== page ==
Where is the government's UFB rollout up to
Rollout of the UFB network continues with Crown Fibre Holdings reporting that the pace of the rollout is an OECD first. In a recent update, the organisation not only says New Zealand is ranked tops for growth in fibre coverage from 2012 to 2013, but adds that 93% of New Zealand schools can now connect to the network.
As for the general public, CFH’s most recent numbers (as at 30 June) show that some 26% of the population can get UFB. Crunch those numbers further and that means 517 000 citizens can (but not necessarily do) access a fibre connection. In actuality, the amount of those using the network is considerably lower: despite noting that live UFB connections have quadrupled in the year to date with uptake more than doubling to 7.5%, there are just nearly 40,000 connections.
Further good news comes on the back of the general election: restored to office, National now has to make good on its recent policy announcement of extending UFB to a further 5% of the population. The cost of that extension is put at between $152 and $210 million.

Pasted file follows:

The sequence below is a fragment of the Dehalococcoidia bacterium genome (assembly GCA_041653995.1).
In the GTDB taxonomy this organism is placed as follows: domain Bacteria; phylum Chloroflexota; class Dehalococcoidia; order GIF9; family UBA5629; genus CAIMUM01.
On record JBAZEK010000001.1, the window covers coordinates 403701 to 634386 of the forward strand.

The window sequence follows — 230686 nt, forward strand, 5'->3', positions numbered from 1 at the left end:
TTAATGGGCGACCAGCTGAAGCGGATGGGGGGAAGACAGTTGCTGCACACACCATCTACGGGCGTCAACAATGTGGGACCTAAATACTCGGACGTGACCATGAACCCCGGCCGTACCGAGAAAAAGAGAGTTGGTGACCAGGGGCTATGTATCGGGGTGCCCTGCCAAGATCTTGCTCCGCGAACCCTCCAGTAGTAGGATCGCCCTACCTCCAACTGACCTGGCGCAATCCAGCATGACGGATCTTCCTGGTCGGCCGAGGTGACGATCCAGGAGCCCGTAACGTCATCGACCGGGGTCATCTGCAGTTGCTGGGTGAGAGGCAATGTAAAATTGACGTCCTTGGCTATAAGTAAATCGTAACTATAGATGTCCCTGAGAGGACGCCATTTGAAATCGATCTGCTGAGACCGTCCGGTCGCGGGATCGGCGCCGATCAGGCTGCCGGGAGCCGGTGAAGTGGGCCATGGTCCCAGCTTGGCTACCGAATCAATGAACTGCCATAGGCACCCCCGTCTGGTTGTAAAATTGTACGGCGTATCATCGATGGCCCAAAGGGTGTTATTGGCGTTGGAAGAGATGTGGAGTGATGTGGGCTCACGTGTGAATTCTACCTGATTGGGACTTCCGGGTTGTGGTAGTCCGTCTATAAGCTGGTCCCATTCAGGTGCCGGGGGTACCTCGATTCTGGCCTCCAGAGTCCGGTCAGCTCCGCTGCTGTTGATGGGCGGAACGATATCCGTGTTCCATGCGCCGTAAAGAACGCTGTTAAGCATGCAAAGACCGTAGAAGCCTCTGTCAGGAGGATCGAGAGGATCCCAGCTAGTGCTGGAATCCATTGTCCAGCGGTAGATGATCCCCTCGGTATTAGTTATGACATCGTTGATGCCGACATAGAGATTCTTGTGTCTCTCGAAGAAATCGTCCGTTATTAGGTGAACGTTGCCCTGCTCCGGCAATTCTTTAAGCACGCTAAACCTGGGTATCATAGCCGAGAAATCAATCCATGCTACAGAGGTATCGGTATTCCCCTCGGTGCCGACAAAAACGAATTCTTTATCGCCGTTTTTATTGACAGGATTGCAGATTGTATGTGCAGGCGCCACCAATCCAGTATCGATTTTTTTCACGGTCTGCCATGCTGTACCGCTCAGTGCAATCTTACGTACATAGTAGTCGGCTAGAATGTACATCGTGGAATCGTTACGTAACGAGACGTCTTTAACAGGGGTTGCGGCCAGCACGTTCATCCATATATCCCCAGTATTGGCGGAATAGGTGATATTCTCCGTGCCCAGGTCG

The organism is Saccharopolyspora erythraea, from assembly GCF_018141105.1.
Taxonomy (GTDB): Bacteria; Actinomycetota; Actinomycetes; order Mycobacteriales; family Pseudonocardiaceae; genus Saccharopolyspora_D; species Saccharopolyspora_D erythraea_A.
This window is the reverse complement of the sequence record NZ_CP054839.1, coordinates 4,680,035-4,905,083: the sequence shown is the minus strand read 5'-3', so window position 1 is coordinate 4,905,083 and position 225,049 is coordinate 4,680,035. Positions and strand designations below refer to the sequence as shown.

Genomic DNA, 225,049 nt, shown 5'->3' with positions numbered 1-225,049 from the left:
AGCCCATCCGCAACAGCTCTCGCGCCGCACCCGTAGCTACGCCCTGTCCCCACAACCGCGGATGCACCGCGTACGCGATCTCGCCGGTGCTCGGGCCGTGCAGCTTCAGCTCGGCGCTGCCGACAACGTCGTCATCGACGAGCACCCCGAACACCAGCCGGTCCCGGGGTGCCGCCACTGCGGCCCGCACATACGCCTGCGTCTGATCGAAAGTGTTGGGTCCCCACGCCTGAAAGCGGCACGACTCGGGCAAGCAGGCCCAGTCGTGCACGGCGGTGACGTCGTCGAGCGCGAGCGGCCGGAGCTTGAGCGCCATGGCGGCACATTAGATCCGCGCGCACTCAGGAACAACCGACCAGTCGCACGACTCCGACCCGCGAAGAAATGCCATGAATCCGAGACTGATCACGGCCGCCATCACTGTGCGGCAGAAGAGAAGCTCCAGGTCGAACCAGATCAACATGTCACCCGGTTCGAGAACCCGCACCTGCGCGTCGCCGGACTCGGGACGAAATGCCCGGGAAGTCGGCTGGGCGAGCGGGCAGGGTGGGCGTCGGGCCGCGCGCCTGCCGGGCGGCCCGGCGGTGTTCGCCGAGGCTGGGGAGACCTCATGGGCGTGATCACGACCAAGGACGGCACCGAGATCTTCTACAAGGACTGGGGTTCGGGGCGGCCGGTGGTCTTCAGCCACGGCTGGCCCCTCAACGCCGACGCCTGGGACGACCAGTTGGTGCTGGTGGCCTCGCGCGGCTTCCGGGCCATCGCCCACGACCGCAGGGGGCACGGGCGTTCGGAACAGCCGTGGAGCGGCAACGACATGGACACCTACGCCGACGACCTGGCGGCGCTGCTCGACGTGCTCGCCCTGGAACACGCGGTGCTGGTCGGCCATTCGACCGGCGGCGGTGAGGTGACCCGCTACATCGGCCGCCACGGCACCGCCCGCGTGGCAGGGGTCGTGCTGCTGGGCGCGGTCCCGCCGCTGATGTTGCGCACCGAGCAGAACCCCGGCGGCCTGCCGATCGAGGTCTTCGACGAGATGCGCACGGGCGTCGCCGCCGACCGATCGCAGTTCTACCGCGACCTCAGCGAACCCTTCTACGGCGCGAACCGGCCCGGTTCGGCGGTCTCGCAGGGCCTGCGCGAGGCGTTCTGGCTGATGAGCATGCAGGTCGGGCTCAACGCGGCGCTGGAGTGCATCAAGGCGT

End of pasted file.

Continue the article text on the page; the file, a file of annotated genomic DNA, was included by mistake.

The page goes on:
At present, it’s a case of ‘guess who’ those 5% will be, with National listing 35 towns as ‘strong contenders for inclusion’. Candidate towns include Te Puke, Motueka, Morrinsville, Kerikeri, Huntly, Thames, Matamata, Ōtaki, Kawerau, Waitara, Kaitaia, Dannevirke, Alexandra, Stratford, Whitianga, Cromwell, Taumarunui, Picton, Foxton, Kaikohe, Marton, Te Kuiti, Katikati, Temuka, Waihi, Waipukurau, Warkworth, Carterton, Dargaville, Opotiki, Snells Beach, Te Aroha, Wairoa, Paeroa and Westport.
The areas ultimately selected depends on a competitive bid process, which takes into account the cost of deployment, strength of consumer demand, and regulatory and other assistance from local authorities.
Meanwhile, Waikato gets its first fully fibred town with the imminent completion of the rollout in Te Awamutu by Ultrafast Fibre. The 80 kilometre network passes nearly 5 300 homes and businesses and locals can connect through one of 29 broadband retailers offering services in the town.
Ultrafast Fibre says the builds in Hawera, Tokoroa and Cambridge are also well advanced, with all three cities expected to be fully UFB-capable by early 2015.